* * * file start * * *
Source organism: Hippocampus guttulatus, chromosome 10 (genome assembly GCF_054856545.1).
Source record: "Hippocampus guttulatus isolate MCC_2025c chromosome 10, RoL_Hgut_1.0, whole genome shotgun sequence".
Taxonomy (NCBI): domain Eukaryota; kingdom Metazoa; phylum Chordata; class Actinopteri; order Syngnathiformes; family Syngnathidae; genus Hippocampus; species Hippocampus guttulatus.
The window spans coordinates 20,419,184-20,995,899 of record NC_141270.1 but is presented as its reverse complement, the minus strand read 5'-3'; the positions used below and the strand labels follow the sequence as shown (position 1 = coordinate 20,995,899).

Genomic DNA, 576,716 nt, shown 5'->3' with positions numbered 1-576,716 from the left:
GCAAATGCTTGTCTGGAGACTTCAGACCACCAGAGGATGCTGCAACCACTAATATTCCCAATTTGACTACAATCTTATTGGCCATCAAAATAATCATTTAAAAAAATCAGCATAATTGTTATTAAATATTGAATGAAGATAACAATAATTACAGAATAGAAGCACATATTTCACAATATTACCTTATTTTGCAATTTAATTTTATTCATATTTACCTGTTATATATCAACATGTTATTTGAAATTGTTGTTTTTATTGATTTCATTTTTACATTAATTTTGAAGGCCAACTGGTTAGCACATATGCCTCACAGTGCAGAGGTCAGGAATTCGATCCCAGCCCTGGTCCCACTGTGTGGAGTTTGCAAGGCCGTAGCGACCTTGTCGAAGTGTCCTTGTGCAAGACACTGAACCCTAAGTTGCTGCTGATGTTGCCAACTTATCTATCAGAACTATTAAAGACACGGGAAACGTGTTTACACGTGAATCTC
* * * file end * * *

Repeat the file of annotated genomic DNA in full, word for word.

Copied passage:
Source organism: Hippocampus guttulatus, chromosome 10 (genome assembly GCF_054856545.1).
Source record: "Hippocampus guttulatus isolate MCC_2025c chromosome 10, RoL_Hgut_1.0, whole genome shotgun sequence".
Taxonomy (NCBI): domain Eukaryota; kingdom Metazoa; phylum Chordata; class Actinopteri; order Syngnathiformes; family Syngnathidae; genus Hippocampus; species Hippocampus guttulatus.
The window spans coordinates 20,419,184-20,995,899 of record NC_141270.1 but is presented as its reverse complement, the minus strand read 5'-3'; the positions used below and the strand labels follow the sequence as shown (position 1 = coordinate 20,995,899).

Genomic DNA, 576,716 nt, shown 5'->3' with positions numbered 1-576,716 from the left:
GCAAATGCTTGTCTGGAGACTTCAGACCACCAGAGGATGCTGCAACCACTAATATTCCCAATTTGACTACAATCTTATTGGCCATCAAAATAATCATTTAAAAAAATCAGCATAATTGTTATTAAATATTGAATGAAGATAACAATAATTACAGAATAGAAGCACATATTTCACAATATTACCTTATTTTGCAATTTAATTTTATTCATATTTACCTGTTATATATCAACATGTTATTTGAAATTGTTGTTTTTATTGATTTCATTTTTACATTAATTTTGAAGGCCAACTGGTTAGCACATATGCCTCACAGTGCAGAGGTCAGGAATTCGATCCCAGCCCTGGTCCCACTGTGTGGAGTTTGCAAGGCCGTAGCGACCTTGTCGAAGTGTCCTTGTGCAAGACACTGAACCCTAAGTTGCTGCTGATGTTGCCAACTTATCTATCAGAACTATTAAAGACACGGGAAACGTGTTTACACGTGAATCTC